Wednesday, December 10, 2008

Modernism According to Clement Greenberg

Modernism picks up many of modernity’s philosophical trajectories as its guidance. Hazarding general definition of modernity we see an emphasis on the individual radically suspended in a dualistic and progressively rational, industrialized, urbanized and anti-historical society. Combining these factors with a profound sense of optimism in this new age of self-awareness, coupled with social upheaval produced a strange cocktail of utopian aspirations and existential despair. Cued by modernity, modernism cast off the perceived constraints of tradition, allowing solitary individuals and loosely connected tribes of like-minded others to pursue their personal visions, thus creating a staggering growth of artistic veins and ventures of innovation.[1] This perpetual evolution or revolution of creative discovery becomes one of the traditional (though now often contested)[2] hallmarks of modernism.[3]
For Clement Greenberg the essence of modernity, high art and summation for the artistic task meant a pervasive self-criticism or methodological doubt in order to eliminate that which might be borrowed from another media or previous form.[4] This in turn would secure an authentic or purity of artistic expression, its value and survival. This meant, according to Greenberg, that painting pursue that which belongs primarily to it alone: color, shape and most integrally the two-dimensionality of the surface.
Surface transformation in painting has been at the center of modernism’s developments. The painting surface which once functioned like a transparent window transporting the viewer beyond the image or surface itself[5] in modernism now impedes vision at the surface. It is not a rejection of space but a redefinition of it that is coupled with a progressive simplification and abstraction. Greenberg felt that traditional painting had sought an illusionary three-dimensional space whereas modernist painting reversed this impetus drawing an increased awareness and attention to the canvas surface.[6] The Renaissance tradition of scientific or linear perspective masterly imaged in Raphael’s School of Athens (1510-1511) is radically altered and essentially reversed through a series of artistic evolutions.
This tradition’s early beginnings can be seen in Manet’s Dejeuner sur l’herbe (1863) by altering the scale of the rear bather combined with the shallow modeling the pictoral begins its continued collapse in modernity.[7] Just over a decade later, Monet’s radically tilted landscaped plain Boulevard des Capucines, Paris (1873) brings the depth closer to the surface. Seurat, while maintaining an illusionary depth of space, utilized pointillism to heighten the importance of the surface. Matisse’s work Open Window, Collioure utilized large and complimentary colors next to each other to reverse “the Renaissance notion of the picture as a window…canceling the illusion of deep space.”[8] The Fauves influence of large unmodeled color fields would remain a key component of Matisse’s work as obviously evident in Dance (1910) and The Red Studio (1911).
Braque and Picasso’s cubism draws upon Cezanne’s flat planes inventions thus abstracting their subject and reducing optical penetration to scans of the surface. Within synthetic cubism, both masters heightened interest in the surface by creating collage and papier colle respectively. Cubism attempted to balance “abstraction and illusion,” three-dimensionality condensed into a flat two dimensional surface.[9]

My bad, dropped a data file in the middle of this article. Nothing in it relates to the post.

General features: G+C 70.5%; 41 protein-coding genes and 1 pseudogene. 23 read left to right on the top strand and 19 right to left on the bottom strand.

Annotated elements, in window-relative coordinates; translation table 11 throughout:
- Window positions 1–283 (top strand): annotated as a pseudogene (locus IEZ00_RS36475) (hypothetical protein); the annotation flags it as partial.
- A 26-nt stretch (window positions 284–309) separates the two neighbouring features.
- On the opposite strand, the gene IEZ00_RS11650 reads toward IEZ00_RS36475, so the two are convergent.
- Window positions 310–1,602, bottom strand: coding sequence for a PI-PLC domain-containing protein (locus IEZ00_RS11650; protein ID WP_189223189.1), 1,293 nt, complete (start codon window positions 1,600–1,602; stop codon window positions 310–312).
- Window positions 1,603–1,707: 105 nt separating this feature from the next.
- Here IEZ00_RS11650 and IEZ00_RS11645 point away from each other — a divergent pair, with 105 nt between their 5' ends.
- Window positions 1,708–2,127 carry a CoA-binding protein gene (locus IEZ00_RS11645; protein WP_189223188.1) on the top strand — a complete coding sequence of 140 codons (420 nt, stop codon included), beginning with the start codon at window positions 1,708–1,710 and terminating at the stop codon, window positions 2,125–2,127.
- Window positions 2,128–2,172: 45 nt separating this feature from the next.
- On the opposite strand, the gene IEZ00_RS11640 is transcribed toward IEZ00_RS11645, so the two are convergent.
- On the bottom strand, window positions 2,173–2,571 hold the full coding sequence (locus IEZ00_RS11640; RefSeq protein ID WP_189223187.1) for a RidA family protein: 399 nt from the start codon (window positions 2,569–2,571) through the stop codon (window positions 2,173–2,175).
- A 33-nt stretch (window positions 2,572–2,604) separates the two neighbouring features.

This continued evolution toward abstraction only heightened the importance of the image surface, replacing the significance of content for form of expression and experience. The holistic pouring method of Pollock, the flat color-fields of Newman and Rothko, as well as Reinhardt and Motherwell all brought a pure non-objectivity to coalesce with the surface. For Greenberg, this was the conceptual heart of modernism which was best evidenced in innovations and skepticism of the Abstract Expressionists and their successors who had progressively purged superfluous conventions to arrive at an autonomous and non-figurative art.[10] Thus through the progression of modernism, the optical illusion of looking through the image gave way to a progressively flattened[11] image where optics and surface converge in aesthetic experience.

[1] There is a strong irony within Modernism where it becomes a tradition of no tradition where old traditions were cast off in favor of newly created ones. This seems to suggest the reactionary cycle of the avant-garde.
[2] Pam Meecham and Julie Sheldon, Modern Art: A Critical Introduction (New York: Routledge, 2005), 31.
[3] According to Meecham, originality in modern theory is necessarily conjoined with authenticity and Greenberg’s sense of autonomy (Meecham, 13).
[4] Clement Greenberg, “Modernist Painting.” In Modern Art and Modernism: A Critical Anthology, ed. Francis Frascina and Charles Harrison, (New York: Harper & Row, Publishers, 1982), 5.
[5] Sam Hunter, John Jacobus, and Daniel Wheeler, Modern Art: Painting, Sculpture, Architecture, Photography (New York: Pearson Prentice Hall, 2005), 10.
[6] Gail Day and Chris Riding, “The Critical Terrain of ‘High Modernism’” in Varieties of Modernism, ed. Paul Wood, (New Haven: Yale University Press, 2004), 193.
[7] Hunter, 16.
[8] Hunter, 105.
[9] Hunter, 148.
[10] Gaiger, XX-XXI.
[11] Greenberg notes that Modernist painting cannot ever be entirely flat because from the first mark made on the canvas destroys its virtual flatness. Clement Greenberg, “Modernist Painting.” In Modern Art and Modernism: A Critical Anthology, ed. Francis Frascina and Charles Harrison, (New York: Harper & Row, Publishers, 1982), 8.